Stop caring about things that don’t matter.
Happy Mother’s Day to all of the wonderful moms out there. After we woke up at the crack of dawn to watch an 8u travel baseball game we enjoyed a quiet day at home which was perfect!
As the family lay around, I was reading an article about Bill and Melinda Gate’s getting divorced, and the top financial tips for them during the divorce proceedings. Yes, someone wrote an article to give financial advice to billionaires. I had to read it, and as most of the information was incorrect, I began to wonder, how many people are paying attention to stuff like this. Do people read this and think, “well if its good advice for billionaires, it must be good for me?” Then I started to think about all the stuff that investors talk about, and care about, that they shouldn’t. So I made a list of things you should stop caring about when it comes to investing. I love a good list!
Any advice from super rich people
I feel like this is a no brainer. Often times super successful and wealthy people offer up the absolute worst financial advice. They mean well, but once you have a billion dollars you tend to simply become too out of touch with normal people to actually give good advice.
They also rarely follow their own advice, and have the ability to make huge financial mistakes with their wealth and still be okay. You and I don’t have that luxury.
Your IQ, or my IQ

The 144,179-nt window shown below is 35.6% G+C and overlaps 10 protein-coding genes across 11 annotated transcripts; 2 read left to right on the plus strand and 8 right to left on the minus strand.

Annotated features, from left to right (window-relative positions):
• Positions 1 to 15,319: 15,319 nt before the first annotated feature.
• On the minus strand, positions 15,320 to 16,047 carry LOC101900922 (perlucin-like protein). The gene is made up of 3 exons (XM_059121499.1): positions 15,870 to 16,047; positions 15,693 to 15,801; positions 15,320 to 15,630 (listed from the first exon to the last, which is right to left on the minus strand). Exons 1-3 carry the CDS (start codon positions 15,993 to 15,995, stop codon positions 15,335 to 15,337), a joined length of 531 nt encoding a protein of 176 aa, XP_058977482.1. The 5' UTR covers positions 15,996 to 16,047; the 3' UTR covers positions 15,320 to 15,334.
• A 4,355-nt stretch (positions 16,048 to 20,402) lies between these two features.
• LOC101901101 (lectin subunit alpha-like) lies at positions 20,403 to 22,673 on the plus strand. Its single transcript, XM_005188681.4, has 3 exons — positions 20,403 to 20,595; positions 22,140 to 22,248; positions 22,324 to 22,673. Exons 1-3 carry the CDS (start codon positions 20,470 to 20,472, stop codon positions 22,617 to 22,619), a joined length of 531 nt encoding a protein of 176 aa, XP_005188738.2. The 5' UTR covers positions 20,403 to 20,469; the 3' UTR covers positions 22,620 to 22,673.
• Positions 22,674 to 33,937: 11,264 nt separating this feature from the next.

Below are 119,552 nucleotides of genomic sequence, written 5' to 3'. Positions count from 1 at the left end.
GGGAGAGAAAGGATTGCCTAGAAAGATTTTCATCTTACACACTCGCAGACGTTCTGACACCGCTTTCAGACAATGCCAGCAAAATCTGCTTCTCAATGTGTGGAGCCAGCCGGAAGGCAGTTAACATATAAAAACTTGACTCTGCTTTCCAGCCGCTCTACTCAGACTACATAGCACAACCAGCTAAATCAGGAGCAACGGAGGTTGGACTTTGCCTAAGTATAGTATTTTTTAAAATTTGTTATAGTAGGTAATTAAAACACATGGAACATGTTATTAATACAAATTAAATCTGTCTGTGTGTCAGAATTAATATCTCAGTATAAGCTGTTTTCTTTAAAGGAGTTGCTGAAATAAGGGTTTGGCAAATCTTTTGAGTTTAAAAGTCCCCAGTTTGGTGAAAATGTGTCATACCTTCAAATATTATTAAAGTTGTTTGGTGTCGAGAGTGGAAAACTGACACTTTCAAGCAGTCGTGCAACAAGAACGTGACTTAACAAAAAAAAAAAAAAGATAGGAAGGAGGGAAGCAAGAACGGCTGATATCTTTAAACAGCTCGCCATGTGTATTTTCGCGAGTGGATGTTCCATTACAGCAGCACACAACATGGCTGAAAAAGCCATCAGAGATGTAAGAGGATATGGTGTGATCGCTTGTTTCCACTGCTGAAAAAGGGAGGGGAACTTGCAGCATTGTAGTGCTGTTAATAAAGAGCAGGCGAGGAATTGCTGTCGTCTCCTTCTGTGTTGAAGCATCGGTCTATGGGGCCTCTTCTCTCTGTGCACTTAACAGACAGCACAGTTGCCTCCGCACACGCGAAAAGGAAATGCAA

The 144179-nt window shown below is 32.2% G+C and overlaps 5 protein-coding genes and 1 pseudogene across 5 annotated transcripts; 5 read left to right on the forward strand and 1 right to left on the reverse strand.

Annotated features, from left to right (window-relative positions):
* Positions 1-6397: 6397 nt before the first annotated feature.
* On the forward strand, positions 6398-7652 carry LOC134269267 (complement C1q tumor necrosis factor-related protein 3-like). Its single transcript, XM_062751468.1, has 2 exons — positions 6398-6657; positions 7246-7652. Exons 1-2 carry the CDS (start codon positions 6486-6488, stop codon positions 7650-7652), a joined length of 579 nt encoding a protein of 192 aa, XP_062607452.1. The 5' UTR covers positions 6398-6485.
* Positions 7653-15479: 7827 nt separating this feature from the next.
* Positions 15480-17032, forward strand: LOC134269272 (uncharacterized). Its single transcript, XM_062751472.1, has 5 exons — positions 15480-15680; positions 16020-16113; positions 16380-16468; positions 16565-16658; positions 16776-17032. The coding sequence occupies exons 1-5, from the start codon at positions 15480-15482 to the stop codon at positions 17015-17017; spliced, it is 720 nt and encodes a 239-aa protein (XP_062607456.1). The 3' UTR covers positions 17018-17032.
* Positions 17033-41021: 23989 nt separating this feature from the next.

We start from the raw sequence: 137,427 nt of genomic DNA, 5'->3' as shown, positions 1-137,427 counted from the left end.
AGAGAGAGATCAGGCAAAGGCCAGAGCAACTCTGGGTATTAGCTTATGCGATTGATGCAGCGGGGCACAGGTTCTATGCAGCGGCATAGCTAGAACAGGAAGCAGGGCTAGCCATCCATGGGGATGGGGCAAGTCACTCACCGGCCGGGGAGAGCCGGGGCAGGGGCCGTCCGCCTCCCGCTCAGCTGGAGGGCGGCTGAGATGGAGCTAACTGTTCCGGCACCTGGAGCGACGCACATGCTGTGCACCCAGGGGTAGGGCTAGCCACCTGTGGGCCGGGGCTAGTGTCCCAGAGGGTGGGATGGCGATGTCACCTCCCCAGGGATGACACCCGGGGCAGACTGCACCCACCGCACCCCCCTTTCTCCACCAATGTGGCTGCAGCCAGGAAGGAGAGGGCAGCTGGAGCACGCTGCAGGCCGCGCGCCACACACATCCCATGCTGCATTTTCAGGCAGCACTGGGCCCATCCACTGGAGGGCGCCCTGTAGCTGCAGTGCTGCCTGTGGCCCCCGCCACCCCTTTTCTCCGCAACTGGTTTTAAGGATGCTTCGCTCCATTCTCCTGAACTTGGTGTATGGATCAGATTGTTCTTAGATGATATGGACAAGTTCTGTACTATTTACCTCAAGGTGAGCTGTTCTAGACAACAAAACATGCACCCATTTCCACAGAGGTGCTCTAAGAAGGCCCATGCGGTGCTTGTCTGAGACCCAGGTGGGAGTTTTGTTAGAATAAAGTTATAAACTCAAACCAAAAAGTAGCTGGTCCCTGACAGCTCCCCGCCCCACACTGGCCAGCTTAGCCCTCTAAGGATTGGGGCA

EQ. That’s what matters. Not IQ. Warren Buffet once said “Investing is not a game where the guy with the 160 IQ beats the guy with the 130 IQ. Once you have ordinary intelligence, what you need is the temperament to control the urges that get other people into trouble in investing.”
Investing is a soft skill, not a hard science. Your behavior matters much more than your intelligence. Controlling your actions and reactions matters the most.
Short Term Performance (1 year or less)
One year, or really any short-term time frame doesn’t really mean anything. It is not an indication of who you are as an investor, because everyone will have a good or a bad year. Diversification looks down right stupid in the short term, 2020 is a perfect example. How come we didn’t just put all our money into FAANG+MSFT?.
Long term returns are all that matter.
Watching CNBC infuriates me sometimes. One of the graphics that is paraded onto the screen constantly, is what $10K would have grown to if you had put it into XYZ investment that is now up 10,000%. Great, thanks a whole bunch for letting me know, maybe next time, tell me BEFORE it happens.
How come they don’t tell me that if I had put my $10K into Lehman Brothers I would have $0?
This exercise serves no purpose but to make you feel bad. Don’t do that, remember you rock!
So how does this impact all of you?
-Focus on the things you can control
-Stop focusing on the things that don’t matter
Stock market calendar this week:
Wednesday May 12th:
Core CPI @ 8:30AM
Thursday May 13th:
Initial and continuing Jobless Claims @ 8:30AM
Friday May 14th:
April Retail Sales and April Retail Sales ex-autos @ 8:30AM
Most anticipated earnings for this week